1932

Abstract

Natural mechanisms in the ocean, both physical and biological, concentrate carbon in the deep ocean, resulting in lower atmospheric carbon dioxide. The signals of these carbon pumps overlap to create the observed carbon distribution in the ocean, making the individual impact of each pump difficult to disentangle. Noble gases have the potential to directly quantify the physical carbon solubility pump and to indirectly improve estimates of the biological organic carbon pump. Noble gases are biologically inert, can be precisely measured, and span a range of physical properties. We present dissolved neon, argon, and krypton data spanning the Atlantic, Southern, Pacific, and Arctic Oceans. Comparisons between deep-ocean observations and models of varying complexity enable the rates of processes that control the carbon solubility pump to be quantified and thus provide an important metric for ocean model skill. Noble gases also provide a powerful means of assessing air–sea gas exchange parameterizations.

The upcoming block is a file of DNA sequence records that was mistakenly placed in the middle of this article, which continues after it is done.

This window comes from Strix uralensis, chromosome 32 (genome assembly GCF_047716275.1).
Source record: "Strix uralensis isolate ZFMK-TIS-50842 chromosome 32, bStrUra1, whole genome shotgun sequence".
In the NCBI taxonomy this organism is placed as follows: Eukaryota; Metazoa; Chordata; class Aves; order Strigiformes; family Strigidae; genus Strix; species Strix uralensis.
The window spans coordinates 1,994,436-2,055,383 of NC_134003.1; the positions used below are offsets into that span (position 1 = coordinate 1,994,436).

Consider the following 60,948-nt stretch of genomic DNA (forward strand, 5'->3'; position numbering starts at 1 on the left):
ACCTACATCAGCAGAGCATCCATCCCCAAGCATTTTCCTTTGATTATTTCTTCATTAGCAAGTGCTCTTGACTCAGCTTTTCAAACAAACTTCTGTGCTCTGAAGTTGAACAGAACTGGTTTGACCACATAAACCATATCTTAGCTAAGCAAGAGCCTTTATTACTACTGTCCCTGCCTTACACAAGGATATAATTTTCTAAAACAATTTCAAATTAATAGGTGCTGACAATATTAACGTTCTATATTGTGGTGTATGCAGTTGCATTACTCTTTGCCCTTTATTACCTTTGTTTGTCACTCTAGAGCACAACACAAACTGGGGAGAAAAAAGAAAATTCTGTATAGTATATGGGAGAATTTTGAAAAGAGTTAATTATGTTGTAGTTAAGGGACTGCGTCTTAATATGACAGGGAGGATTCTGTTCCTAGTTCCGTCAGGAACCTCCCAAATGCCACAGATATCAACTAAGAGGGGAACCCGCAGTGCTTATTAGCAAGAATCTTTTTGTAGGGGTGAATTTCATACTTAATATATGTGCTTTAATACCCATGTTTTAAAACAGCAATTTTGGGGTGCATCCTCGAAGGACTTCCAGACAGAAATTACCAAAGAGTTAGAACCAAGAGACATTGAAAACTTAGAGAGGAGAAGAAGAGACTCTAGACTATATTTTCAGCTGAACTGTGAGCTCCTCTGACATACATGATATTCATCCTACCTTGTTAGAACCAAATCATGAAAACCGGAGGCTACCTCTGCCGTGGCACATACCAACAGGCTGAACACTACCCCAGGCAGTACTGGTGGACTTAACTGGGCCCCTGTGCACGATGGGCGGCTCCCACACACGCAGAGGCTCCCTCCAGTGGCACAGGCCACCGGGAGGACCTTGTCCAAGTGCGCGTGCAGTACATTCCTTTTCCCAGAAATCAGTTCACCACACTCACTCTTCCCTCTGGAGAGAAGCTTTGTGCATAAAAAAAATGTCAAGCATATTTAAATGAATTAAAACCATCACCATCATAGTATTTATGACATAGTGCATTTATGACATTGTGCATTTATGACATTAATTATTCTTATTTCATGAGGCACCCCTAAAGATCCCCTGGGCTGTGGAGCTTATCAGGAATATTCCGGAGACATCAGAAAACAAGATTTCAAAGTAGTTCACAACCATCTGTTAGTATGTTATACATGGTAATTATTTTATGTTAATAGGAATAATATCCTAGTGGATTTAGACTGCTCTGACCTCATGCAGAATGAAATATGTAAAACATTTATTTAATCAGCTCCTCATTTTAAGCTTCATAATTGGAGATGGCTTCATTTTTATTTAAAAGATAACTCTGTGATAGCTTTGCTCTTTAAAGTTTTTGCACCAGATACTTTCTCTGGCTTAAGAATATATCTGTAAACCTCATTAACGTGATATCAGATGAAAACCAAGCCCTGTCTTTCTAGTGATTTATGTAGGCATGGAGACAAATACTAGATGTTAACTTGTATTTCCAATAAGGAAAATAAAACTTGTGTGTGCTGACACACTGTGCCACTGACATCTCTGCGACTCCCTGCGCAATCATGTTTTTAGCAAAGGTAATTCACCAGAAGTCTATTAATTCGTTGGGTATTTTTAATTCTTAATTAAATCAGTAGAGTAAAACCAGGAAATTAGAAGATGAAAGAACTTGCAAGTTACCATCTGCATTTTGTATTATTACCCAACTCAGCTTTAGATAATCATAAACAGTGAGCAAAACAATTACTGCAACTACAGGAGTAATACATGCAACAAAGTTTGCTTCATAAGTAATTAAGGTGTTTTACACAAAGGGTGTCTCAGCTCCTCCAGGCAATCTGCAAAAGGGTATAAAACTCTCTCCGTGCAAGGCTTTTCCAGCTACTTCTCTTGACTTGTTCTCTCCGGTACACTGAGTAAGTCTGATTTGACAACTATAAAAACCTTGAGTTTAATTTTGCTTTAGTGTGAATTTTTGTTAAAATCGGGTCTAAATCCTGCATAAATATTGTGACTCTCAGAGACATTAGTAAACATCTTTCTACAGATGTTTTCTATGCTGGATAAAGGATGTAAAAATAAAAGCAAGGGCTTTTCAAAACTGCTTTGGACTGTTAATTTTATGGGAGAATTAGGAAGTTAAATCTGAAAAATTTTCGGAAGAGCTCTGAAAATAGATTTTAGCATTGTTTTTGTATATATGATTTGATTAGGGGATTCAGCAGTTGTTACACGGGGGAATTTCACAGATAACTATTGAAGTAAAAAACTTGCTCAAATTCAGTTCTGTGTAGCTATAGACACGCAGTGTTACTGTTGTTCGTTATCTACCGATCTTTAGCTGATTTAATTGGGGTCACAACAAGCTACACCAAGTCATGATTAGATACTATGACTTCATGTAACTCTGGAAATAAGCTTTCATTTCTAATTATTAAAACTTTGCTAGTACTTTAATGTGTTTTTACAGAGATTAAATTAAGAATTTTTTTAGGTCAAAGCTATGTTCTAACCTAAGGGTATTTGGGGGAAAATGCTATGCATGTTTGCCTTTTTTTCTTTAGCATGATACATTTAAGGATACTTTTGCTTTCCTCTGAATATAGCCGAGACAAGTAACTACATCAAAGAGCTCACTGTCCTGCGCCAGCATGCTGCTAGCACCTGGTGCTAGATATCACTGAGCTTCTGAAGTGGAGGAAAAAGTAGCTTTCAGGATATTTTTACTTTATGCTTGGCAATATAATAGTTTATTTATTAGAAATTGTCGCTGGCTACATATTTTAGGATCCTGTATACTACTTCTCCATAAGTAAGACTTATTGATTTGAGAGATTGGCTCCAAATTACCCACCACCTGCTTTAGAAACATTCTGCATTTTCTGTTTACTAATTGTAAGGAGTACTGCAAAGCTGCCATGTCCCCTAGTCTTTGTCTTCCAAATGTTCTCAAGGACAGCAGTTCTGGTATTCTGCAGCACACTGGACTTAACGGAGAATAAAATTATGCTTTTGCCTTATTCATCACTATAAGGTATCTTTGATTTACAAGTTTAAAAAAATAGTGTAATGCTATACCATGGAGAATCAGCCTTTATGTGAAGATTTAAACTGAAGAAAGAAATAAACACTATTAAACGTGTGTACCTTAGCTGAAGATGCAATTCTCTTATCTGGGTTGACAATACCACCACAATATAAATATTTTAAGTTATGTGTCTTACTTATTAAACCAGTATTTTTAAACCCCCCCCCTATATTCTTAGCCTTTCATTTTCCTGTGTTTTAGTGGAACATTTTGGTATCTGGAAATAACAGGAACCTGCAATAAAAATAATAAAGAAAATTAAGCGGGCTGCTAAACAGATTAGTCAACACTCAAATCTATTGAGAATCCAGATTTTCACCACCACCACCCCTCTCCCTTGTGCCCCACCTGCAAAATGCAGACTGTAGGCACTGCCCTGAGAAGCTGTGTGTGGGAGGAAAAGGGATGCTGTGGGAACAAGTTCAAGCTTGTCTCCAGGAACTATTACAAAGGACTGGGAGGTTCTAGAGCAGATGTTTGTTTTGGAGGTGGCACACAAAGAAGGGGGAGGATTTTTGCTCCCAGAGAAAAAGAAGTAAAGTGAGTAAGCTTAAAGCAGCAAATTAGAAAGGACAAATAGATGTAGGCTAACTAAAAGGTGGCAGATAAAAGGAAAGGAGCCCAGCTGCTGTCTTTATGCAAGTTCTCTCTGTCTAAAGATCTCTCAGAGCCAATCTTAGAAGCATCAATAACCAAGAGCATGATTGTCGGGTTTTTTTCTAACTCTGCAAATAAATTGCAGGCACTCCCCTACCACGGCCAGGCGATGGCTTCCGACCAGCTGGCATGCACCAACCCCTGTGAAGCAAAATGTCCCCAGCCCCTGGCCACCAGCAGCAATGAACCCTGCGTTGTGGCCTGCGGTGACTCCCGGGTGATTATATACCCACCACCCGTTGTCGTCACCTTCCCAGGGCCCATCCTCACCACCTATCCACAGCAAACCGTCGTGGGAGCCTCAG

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2019-01-03
2024-06-25
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